The Icelandic icon was speaking to NME for the week’s Big Read cover story when she described her enthusiasm for Gen-Z’s “radical” and evolving attitudes towards matters including the environment and gender equality.
Discussing how she “can’t even start to describe” her happiness at Bush’s 1985 hit ‘Running Up That Hill’ dominating the charts again after being featured in the most recent season of Stranger Things, Björk recalled how dismissive male critics once were of the ‘Hounds Of Love’ star.
Explaining how critics throughout the ’80s and ’90s were often pre-occupied with “rock guys” singing about “tits, beer and heroin abuse”, she felt that “writing from a woman’s point of view was considered a lesser artform”.
“I was always quite offended by how often Kate Bush was written about like she was insane or a crazy witch – or me being a crazy elf,” Björk told NME. “We are producers. I’ve written all my scores for 20 years, you know. I’m not bragging, I’m just saying that because people still want me to be a naïve elf. If we were guys, we would be taken more seriously.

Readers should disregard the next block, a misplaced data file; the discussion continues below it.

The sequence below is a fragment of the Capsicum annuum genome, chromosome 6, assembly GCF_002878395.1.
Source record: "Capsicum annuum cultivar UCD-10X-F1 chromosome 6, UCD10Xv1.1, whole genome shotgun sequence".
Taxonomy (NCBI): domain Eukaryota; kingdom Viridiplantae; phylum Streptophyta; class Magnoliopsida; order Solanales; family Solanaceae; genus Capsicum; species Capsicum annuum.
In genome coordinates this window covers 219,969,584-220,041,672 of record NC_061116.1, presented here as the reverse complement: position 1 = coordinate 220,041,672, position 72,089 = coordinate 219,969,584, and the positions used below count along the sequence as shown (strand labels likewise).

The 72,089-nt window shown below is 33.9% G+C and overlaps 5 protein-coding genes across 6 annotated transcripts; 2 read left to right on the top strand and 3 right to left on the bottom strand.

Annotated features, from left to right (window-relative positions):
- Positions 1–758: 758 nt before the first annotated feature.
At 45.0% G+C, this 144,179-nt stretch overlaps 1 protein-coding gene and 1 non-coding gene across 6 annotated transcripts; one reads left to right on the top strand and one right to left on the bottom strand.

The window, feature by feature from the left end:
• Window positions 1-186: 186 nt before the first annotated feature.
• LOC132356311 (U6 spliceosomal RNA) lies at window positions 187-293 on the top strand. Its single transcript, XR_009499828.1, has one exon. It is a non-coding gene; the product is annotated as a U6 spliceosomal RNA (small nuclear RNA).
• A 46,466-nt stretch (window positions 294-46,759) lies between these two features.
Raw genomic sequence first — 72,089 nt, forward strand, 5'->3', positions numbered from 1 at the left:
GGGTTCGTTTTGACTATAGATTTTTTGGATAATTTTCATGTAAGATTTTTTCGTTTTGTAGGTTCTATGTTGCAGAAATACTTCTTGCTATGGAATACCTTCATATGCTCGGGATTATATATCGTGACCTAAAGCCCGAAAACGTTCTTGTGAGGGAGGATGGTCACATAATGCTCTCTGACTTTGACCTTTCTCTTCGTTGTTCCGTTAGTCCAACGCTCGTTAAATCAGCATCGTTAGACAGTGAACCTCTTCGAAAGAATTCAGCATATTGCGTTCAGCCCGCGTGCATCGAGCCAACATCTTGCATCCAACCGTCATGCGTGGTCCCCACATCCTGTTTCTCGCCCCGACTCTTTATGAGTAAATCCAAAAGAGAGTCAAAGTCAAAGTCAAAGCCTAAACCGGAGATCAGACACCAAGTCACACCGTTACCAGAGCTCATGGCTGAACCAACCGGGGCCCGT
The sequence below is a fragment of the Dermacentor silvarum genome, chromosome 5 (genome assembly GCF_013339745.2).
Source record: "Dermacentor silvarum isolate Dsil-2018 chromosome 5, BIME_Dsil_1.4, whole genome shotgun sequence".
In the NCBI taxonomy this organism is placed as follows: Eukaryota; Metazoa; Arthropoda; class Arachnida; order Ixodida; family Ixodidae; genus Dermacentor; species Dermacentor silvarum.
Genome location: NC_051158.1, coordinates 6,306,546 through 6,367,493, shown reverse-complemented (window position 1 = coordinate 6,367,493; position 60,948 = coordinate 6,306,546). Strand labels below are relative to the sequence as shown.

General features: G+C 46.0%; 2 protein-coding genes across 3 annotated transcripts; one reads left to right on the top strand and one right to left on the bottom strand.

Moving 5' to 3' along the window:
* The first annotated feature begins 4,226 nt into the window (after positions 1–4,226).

“Finally, Gen Z-ers can imagine a woman’s production or a woman’s world and it not seem insane or a thing that they have to ridicule or be scared of.”
It has been estimated that Bush’s ‘Running Up That Hill’ has earned the artist at least $2.3million (£1.9million) in streaming revenue since being featured in Stranger Things 4.
Elsewhere in our Big Read cover story, Björk opened up about the making of her new album ‘Fossora‘, dealing with the loss of her mother, having her children on the album, raving at home, politics in the US, thoughts on environmental progress, her role in The Northman, and much more.
‘Fossora’ is out now.